Getting into some of the more nuanced conversations, what can operators, still struggling, do from an operations perspective when they’re unable to make rent? This is likely going to be an issue that persists well into 2021, if not beyond.

    At some point landlords have their own business issues to deal with. Many of them have loans and obligations of their own and will not be able to continually offer concessions. Longer-term, we believe the shutdowns and mandates may end up chilling the retail sale leaseback market from the point of view of investors not willing to pay as much for properties because they may see the need to hold more cash reserves or equity in the investment than they have traditionally.

    Luckily, there is and will be a glut of retail space available which should allow operators to have some level of leverage over landlords.

    However, that leverage will be limited on a location-by-location basis. Solid long-term locations will have competition looking to take advantage of any misstep by the current tenants. We have several clients looking at potential acquisitions or development locations based on that thesis currently.

    When do you think landlords and lenders will stop kicking the can down the road, and what will the impact be on restaurants?

    We are now looking at one full year since lenders started kicking the can down the road. Normally, they have six months as their grace period without additional information, paydown or some sort of resolution plan.

    If you look at the larger banks, they put massive loan reserves in place during 2020, which impacted their earnings. Much of those reserves became unnecessary, as for the most part large segments of the economy moved forward. Many of those banks now can start to look at recovering those reserves (which will improve their earnings) and perhaps will keep some in place to handle retail loan issues. If they do that then pressure on landlords will continue to be moderate.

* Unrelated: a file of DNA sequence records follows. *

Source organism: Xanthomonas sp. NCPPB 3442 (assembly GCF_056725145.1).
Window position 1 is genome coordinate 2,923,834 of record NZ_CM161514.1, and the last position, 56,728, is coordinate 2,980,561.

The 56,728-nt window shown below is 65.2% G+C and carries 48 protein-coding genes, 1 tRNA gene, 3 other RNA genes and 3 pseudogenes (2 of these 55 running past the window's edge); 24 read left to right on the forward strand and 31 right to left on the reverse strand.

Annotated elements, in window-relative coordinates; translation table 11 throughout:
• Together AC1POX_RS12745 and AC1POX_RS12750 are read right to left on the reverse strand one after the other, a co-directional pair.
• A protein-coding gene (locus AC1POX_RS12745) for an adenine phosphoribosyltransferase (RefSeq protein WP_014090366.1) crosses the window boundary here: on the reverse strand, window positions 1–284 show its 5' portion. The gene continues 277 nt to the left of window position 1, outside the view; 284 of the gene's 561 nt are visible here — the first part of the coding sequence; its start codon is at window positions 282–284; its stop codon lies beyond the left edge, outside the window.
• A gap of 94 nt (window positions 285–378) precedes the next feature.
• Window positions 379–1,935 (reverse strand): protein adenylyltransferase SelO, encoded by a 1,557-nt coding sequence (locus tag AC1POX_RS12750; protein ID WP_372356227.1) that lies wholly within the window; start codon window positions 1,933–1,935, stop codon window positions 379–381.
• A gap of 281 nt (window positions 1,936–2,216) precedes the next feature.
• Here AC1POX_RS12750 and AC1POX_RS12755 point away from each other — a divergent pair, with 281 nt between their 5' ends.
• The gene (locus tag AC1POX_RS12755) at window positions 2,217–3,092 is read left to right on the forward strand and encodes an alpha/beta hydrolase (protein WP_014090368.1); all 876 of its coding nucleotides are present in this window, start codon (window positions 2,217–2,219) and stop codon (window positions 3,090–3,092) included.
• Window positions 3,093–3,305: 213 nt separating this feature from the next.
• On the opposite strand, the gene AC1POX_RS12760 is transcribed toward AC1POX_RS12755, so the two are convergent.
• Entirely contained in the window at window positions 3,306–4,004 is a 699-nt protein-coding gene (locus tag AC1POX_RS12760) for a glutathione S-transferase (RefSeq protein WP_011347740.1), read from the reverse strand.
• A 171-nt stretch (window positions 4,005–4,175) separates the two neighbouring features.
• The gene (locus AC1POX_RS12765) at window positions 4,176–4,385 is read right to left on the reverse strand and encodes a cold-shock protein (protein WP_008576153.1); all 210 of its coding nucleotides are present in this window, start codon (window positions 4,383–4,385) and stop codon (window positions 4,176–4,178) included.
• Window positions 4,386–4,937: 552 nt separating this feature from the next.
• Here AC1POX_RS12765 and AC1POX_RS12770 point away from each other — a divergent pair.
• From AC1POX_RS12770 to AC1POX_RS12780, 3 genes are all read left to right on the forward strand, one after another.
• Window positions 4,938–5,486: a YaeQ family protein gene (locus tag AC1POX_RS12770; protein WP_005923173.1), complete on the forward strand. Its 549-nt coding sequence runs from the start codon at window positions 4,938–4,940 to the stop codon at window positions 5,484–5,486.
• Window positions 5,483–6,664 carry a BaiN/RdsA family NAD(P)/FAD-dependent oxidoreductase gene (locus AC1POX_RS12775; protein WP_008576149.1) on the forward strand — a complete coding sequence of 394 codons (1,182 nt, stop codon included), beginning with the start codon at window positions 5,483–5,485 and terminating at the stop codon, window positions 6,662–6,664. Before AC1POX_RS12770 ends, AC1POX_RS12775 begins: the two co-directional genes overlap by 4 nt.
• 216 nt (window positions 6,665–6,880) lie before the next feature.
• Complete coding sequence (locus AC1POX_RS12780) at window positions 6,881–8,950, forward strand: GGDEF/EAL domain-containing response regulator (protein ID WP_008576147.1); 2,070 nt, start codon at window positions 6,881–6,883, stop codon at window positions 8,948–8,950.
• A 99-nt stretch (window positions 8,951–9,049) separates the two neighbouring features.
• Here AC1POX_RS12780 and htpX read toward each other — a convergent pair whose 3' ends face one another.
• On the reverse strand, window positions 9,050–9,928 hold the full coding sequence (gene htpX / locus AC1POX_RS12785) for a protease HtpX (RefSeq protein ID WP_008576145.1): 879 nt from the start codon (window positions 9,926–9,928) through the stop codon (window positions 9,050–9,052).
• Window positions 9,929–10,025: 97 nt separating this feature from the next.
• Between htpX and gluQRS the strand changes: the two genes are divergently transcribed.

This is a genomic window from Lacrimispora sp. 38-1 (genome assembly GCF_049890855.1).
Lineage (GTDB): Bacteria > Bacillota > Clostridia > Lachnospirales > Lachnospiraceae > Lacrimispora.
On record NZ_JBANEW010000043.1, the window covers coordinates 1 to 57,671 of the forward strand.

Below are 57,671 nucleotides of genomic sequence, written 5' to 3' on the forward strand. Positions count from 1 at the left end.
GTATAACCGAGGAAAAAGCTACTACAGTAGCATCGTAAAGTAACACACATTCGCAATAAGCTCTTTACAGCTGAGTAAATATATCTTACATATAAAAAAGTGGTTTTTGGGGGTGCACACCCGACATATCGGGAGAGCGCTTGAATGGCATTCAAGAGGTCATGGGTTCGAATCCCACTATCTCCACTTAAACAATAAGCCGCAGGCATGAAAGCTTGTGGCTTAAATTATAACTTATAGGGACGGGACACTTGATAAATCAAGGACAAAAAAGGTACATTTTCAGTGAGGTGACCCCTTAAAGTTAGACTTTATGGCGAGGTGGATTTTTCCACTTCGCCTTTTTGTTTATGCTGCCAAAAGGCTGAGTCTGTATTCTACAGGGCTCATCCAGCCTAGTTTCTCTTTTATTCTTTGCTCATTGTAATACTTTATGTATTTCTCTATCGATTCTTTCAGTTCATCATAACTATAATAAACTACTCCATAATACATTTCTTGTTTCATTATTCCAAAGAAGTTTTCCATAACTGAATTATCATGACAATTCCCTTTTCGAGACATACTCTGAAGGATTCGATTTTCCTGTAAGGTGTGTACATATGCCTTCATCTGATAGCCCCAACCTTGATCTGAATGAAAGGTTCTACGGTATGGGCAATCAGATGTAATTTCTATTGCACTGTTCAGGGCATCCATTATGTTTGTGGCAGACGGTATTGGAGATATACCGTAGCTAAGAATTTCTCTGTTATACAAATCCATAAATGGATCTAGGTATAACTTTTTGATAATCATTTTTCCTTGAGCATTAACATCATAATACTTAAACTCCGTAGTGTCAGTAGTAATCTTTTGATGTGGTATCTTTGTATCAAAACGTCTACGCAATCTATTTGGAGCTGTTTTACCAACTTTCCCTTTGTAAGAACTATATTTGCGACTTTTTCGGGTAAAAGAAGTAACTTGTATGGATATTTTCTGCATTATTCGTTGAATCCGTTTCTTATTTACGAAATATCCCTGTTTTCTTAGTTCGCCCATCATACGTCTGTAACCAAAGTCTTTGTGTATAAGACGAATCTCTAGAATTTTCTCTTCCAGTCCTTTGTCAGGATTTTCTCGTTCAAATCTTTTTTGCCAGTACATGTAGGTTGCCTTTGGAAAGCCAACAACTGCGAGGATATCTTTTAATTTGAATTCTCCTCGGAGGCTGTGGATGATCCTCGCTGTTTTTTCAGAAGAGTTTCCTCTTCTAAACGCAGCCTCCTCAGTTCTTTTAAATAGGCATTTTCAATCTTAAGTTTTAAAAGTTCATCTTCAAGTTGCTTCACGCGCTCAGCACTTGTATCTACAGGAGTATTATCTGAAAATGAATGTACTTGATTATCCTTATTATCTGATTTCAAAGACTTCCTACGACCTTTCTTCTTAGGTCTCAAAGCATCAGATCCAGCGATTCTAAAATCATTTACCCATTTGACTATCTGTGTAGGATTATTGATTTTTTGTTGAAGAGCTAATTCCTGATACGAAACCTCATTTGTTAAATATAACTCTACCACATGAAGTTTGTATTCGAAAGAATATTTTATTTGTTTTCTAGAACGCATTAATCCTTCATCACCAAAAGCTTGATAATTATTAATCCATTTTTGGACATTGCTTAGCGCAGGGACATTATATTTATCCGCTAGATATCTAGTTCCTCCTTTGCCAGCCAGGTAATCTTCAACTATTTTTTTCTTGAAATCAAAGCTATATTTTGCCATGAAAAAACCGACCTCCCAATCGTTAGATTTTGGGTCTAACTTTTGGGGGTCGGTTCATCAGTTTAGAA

When the banks push landlords, or the landlord’s capital structure limits their flexibility, then restaurant owners will be forced to deal more intently with their rent issues.

    We anticipate that late Q2 and into Q3 there will be a lot of pressure on restaurants.

    Something that doesn’t get talked about enough is the debt being built out of all of this. Even in a recovery period, that burden will be there. How can the industry dig itself out?

    That is a great insight.

    Let’s start with the amounts owed to vendors. How many weeks out are the food vendors? No one paid them probably at least April and May last year. So instead of the normal 14 days or so terms outstanding, owners are now looking at 60–90 days. We typically work out plans to pay dollar for dollar so that at least business can get the goods they need to continue business and the accounts payable amounts do not grow. Many will have to work out long-term payment plans to handle the outstanding amounts.

    Do you see this translating to increased M&A? That’s already been the case in many bankruptcies, with chains getting purchased of Chapter 11. Is that a sign of things to come?